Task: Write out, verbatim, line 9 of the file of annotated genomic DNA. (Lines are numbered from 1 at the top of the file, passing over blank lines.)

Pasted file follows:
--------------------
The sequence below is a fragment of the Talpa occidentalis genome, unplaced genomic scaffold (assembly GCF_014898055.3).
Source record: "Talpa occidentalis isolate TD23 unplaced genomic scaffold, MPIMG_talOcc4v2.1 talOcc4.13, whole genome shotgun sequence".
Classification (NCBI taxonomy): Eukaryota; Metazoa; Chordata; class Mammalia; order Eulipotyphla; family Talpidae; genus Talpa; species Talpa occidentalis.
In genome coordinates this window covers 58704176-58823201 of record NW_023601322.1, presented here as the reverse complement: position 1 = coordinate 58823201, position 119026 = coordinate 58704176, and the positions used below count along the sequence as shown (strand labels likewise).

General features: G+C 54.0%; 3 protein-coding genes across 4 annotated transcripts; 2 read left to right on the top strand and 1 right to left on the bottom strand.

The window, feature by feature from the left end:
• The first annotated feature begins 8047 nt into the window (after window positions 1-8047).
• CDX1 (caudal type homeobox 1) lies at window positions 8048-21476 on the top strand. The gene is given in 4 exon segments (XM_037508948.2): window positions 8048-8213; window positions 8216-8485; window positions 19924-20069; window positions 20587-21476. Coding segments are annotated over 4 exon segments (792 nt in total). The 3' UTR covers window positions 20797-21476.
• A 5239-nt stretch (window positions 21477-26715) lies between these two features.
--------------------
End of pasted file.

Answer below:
• A 5239-nt stretch (window positions 21477-26715) lies between these two features.